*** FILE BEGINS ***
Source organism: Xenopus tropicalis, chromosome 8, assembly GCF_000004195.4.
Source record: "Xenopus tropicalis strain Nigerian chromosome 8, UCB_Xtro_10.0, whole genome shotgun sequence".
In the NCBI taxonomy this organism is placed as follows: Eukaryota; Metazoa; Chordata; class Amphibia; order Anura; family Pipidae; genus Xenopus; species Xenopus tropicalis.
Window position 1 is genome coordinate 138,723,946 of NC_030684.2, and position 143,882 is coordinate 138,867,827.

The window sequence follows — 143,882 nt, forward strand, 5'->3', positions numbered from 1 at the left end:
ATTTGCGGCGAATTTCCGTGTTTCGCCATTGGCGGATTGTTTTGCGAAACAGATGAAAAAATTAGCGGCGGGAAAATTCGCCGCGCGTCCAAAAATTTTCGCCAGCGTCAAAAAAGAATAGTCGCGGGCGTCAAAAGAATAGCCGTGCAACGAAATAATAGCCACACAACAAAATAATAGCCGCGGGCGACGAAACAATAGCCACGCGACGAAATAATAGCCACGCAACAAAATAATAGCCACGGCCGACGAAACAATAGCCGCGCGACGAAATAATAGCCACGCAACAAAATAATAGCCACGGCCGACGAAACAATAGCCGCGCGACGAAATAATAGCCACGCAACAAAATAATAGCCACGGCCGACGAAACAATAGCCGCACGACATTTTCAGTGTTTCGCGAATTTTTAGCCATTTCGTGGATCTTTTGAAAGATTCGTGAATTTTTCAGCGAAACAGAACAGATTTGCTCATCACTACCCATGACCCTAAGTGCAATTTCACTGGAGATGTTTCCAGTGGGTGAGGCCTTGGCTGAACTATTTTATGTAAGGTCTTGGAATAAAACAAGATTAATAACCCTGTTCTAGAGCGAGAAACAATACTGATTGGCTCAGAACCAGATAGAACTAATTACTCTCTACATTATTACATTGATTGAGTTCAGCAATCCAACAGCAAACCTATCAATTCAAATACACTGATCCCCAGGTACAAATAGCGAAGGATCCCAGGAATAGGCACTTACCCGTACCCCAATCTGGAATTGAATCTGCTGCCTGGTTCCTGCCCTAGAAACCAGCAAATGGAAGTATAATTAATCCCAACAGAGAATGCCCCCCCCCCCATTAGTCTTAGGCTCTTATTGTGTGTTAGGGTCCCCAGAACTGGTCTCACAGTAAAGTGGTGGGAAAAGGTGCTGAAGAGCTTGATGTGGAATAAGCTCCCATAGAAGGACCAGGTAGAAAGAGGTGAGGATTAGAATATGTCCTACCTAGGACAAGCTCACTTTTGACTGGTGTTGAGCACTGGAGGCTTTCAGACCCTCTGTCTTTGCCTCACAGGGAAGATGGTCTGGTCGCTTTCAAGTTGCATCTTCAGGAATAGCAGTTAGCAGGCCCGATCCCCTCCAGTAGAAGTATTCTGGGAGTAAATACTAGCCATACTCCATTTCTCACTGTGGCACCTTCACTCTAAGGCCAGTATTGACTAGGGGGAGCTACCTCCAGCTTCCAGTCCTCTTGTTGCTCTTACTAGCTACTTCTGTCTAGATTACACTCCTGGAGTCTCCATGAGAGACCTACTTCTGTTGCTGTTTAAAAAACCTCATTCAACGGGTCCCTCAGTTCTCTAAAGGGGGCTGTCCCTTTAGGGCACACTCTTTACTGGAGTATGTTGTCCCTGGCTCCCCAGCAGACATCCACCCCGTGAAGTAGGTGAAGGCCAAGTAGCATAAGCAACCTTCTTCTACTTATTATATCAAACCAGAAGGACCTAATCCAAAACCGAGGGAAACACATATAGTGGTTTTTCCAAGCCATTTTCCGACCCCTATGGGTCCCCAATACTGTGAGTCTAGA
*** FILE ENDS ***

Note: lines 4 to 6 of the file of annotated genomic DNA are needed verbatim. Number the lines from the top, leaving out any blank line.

Window position 1 is genome coordinate 138,723,946 of NC_030684.2, and position 143,882 is coordinate 138,867,827.

The window sequence follows — 143,882 nt, forward strand, 5'->3', positions numbered from 1 at the left end:
ATTTGCGGCGAATTTCCGTGTTTCGCCATTGGCGGATTGTTTTGCGAAACAGATGAAAAAATTAGCGGCGGGAAAATTCGCCGCGCGTCCAAAAATTTTCGCCAGCGTCAAAAAAGAATAGTCGCGGGCGTCAAAAGAATAGCCGTGCAACGAAATAATAGCCACACAACAAAATAATAGCCGCGGGCGACGAAACAATAGCCACGCGACGAAATAATAGCCACGCAACAAAATAATAGCCACGGCCGACGAAACAATAGCCGCGCGACGAAATAATAGCCACGCAACAAAATAATAGCCACGGCCGACGAAACAATAGCCGCGCGACGAAATAATAGCCACGCAACAAAATAATAGCCACGGCCGACGAAACAATAGCCGCACGACATTTTCAGTGTTTCGCGAATTTTTAGCCATTTCGTGGATCTTTTGAAAGATTCGTGAATTTTTCAGCGAAACAGAACAGATTTGCTCATCACTACCCATGACCCTAAGTGCAATTTCACTGGAGATGTTTCCAGTGGGTGAGGCCTTGGCTGAACTATTTTATGTAAGGTCTTGGAATAAAACAAGATTAATAACCCTGTTCTAGAGCGAGAAACAATACTGATTGGCTCAGAACCAGATAGAACTAATTACTCTCTACATTATTACATTGATTGAGTTCAGCAATCCAACAGCAAACCTATCAATTCAAATACACTGATCCCCAGGTACAAATAGCGAAGGATCCCAGGAATAGGCACTTACCCGTACCCCAATCTGGAATTGAATCTGCTGCCTGGTTCCTGCCCTAGAAACCAGCAAATGGAAGTATAATTAATCCCAACAGAGAATGCCCCCCCCCCCATTAGTCTTAGGCTCTTATTGTGTGTTAGGGTCCCCAGAACTGGTCTCACAGTAAAGTGGTGGGAAAAGGTGCTGAAGAGCTTGATGTGGAATAAGCTCCCATAGAAGGACCAGGTAGAAAGAGGTGAGGATTAGAATATGTCCTACCTAGGACAAGCTCACTTTTGACTGGTGTTGAGCACTGGAGGCTTTCAGACCCTCTGTCTTTGCCTCACAGGGAAGATGGTCTGGTCGCTTTCAAGTTGCATCTTCAGGAATAGCAGTTAGCAGGCCCGATCCCCTCCAGTAGAAGTATTCTGGGAGTAAATACTAGCCATACTCCATTTCTCACTGTGGCACCTTCACTCTAAGGCCAGTATTGACTAGGGGGAGCTACCTCCAGCTTCCAGTCCTCTTGTTGCTCTTACTAGCTACTTCTGTCTAGATTACACTCCTGGAGTCTCCATGAGAGACCTACTTCTGTTGCTGTTTAAAAAACCTCATTCAACGGGTCCCTCAGTTCTCTAAAGGGGGCTGTCCCTTTAGGGCACACTCTTTACTGGAGTATGTTGTCCCTGGCTCCCCAGCAGACATCCACCCCGTGAAGTAGGTGAAGGCCAAGTAGCATAAGCAACCTTCTTCTACTTATTATATCAAACCAGAAGGACCTAATCCAAAACCGAGGGAAACACATATAGTGGTTTTTCCAAGCCATTTTCCGACCCCTATGGGTCCCCAATACTGTGAGTCTAGA